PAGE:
Will Water Policies Further Imperil Funding to Local Schools?
An already bad month is about to get worse, and we are only a third of the way through August. It seemed like, just a few months ago, a rebounding economy was triggering less deep cuts to education and other state programs.
“While July’s revenues performed remarkably similar to last year’s, they still did not meet the budget’s projections,” said Controller John Chiang. “While we hope for better news in the months ahead, every drop in revenues puts us closer to the drastic trigger cuts that could be imposed next year.”
His monthly report, covering California’s cash balance, receipts and disbursements in July, shows revenues were down $538.8 million (-10.3 percent) below projections from the recently-passed state budget.
Recall that in order to make the budget be more than just a “paper” balanced budget like those of the previous administration, automatic cuts would be triggered if revenues fell short. Cuts include a reduction in school spending that shrink the academic year by up to seven days in some districts.
Water Rate Hikes Could Put Local Funding in Jeopardy
On the heels of this bad news, is a taste of local reality. The Davis schools have avoided the most draconian cuts, due the generosity of local voters who have passed three parcel taxes since 2007. However, that might be about to end.
While there were some clear missteps along the way, voters only very narrowly approved Measure A with 67.2 percent of the vote that required 66.7 percent in order to pass. That measure put into place a $200 parcel tax for the next two years, in hopes that by the time it expired, the economy in the state would be improving and thus future extensions would not be necessary.
Already there was bad news, as experts expected the state’s high unemployment rate to remain in place until 2013.
Yesterday the Federal Reserve announced that low interest rates would remain in place until at least the end of 2013, meaning that they expect the current slowdown to continue, if not worsen.
Things then get tricky for the school district that right now has already scheduled a parcel tax renewal of Measures Q and W, worth $300 per unit, to be on next spring’s ballot. By that point, the city will have already implemented, unless ratepayer and/or voters stop them, the first of several large water rate increases.
For residential ratepayers, they are looking, on average, around an $800 increase over the next four or five years in their water rates. Will those water rates put another parcel tax extension in jeopardy?
Already people were seeming to be at the point of saying “enough.” A large enough percentage was willing to, on a temporary basis, pass a parcel tax last May, but with water rate hikes and another city parcel tax on the horizon, will that change?
A $300 parcel tax means roughly $5 million for the schools, enough to cover a lot of the past state cuts to education. In 2013, the district would then see the $200 parcel tax passed this May come off the books.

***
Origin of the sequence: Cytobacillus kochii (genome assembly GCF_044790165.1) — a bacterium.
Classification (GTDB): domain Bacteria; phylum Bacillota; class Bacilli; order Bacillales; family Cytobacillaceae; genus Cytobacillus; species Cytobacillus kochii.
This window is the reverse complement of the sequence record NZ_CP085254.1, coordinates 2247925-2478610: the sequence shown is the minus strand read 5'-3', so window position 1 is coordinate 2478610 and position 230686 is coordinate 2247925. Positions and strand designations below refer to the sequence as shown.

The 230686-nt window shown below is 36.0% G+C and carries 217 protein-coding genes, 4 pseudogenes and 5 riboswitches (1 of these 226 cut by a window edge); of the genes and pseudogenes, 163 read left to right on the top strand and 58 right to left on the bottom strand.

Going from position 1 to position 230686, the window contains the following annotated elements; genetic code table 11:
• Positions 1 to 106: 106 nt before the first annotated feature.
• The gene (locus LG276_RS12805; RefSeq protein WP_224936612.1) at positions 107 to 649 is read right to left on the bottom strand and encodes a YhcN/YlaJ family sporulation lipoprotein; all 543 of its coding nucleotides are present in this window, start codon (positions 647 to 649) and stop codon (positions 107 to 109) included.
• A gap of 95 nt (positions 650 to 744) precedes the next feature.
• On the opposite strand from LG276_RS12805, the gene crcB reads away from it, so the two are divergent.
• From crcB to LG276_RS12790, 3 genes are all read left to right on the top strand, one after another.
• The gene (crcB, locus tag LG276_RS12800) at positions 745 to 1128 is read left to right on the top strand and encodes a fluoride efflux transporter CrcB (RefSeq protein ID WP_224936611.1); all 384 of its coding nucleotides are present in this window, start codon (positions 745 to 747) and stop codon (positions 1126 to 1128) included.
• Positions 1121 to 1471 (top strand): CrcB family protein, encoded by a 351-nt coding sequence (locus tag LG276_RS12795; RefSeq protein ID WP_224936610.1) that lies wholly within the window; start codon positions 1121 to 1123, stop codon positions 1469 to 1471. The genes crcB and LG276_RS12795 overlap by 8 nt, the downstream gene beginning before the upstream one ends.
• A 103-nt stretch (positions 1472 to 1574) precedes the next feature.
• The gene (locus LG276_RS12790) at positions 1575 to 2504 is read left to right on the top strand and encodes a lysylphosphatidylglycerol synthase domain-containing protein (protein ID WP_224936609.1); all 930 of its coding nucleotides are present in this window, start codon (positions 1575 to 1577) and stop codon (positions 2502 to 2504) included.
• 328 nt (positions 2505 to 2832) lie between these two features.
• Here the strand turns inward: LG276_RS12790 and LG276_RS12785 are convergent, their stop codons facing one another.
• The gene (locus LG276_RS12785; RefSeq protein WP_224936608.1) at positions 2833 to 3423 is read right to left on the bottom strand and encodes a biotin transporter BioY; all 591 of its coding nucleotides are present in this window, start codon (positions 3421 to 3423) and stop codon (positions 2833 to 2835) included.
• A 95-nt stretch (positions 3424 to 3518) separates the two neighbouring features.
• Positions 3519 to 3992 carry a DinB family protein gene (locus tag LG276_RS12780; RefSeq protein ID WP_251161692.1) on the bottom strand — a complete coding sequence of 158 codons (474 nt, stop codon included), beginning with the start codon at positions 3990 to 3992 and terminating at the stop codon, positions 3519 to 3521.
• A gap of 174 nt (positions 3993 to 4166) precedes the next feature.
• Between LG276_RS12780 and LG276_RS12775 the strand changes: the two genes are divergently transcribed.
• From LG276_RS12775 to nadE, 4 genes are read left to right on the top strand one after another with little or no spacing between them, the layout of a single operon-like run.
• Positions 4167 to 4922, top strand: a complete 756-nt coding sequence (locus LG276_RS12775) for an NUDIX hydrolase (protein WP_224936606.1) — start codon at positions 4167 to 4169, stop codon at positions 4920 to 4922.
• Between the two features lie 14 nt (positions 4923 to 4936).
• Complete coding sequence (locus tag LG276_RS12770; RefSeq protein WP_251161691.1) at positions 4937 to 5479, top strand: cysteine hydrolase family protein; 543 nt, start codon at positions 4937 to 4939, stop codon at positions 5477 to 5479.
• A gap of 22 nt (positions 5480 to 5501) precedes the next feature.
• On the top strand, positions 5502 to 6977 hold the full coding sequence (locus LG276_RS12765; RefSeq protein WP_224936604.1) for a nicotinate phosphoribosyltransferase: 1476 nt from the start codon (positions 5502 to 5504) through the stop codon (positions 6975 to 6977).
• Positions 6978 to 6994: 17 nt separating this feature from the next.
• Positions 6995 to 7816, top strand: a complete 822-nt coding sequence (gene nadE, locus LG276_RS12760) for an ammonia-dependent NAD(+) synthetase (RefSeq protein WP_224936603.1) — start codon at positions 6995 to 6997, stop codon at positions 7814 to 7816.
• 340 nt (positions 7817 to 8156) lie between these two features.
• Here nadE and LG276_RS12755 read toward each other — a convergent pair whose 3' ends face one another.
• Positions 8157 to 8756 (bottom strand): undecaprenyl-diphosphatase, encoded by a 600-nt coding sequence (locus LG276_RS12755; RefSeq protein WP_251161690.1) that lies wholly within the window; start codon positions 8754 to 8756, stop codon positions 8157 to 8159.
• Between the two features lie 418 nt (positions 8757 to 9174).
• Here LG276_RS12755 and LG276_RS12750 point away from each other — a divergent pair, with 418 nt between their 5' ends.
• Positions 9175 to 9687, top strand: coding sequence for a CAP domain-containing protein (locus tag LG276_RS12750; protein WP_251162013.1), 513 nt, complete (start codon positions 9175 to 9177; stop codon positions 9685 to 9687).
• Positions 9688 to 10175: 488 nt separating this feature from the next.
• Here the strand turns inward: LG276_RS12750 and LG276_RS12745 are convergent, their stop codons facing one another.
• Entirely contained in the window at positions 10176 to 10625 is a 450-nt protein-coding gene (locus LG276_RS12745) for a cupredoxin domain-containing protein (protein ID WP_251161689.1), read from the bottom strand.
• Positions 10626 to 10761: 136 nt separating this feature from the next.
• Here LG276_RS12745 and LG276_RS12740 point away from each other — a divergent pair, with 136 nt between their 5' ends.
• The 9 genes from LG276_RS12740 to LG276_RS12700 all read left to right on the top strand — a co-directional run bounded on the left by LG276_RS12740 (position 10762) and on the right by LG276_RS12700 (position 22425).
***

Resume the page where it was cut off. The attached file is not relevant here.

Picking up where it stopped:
This is not a one-time increase in water rates. They will occur over a four-year period, and will have a chance to impact multiple school parcel tax efforts.
Local business owners have already questioned the timing of the water rate hikes during a struggling economy, but this week’s news is likely to add more fuel to that fire as we face the very real possibility now of a second recession.
And that just covers the status quo.
Things look about to get a lot worse.
Back in June, the governor suddenly went from a pessimist or realist to an optimist. In actuality, he became a realist, in the sense that he realized he was not going to get revenue from the extension of taxes and therefore he knew he needed a more optimistic budget.
So the June budget relied upon the projection of $11.8 billion in higher revenues over the next 18 months.
The state saved this money in the spring, but revenues fell well short in June and July.
The projections earned criticism from lobbyist Bob Blattner who said on Tuesday, “You would have had to be foolhardy to think we’d float our way out of this whole thing just on the economy. We should have smelled something.”
While Mr. Blattner is undoubtedly correct, back in June things were looking up, but since then the Dow has fallen nearly 10 percent and economists are now downwardly revising revenue and growth expectations.
Where does that leave the school district? We do not know yet. Even the state officials are not sure when cuts would be triggered.
The Bee reports this morning, “The impact may not reveal itself until September at the earliest because of when quarterly filers report their estimated tax liability.”
Department of Finance spokesman H.D. Palmer, whose department will release their own revenue figures in the next few days, suggested that his sales tax data may be more positive than the controller’s.
“A lot of things still have to happen that are going to have a far greater impact relative to what happens to the trigger,” he told the Bee. “The biggest is when we revise our economic and revenue forecast in the fall.
Jason Sisney, for the Legislative Analyst’s Office, agreed that it is too early to judge when the triggered cuts would take effect. However, he warned, “The odds are definitely tougher than they were a few weeks ago. A significant part of our revenues are correlated with the performance of the market. Such a large turn in the market is clearly not helpful to the state’s revenue situation.”
The school district has likely already maxed out the amount that they can get locally through parcel taxes, and the Measure A vote was clearly a sign of that. The question is really, at this point, whether they will be able to maintain the level of the current parcel taxes, with local policies on water appearing likely to put that into jeopardy.
—David M. Greenwald reporting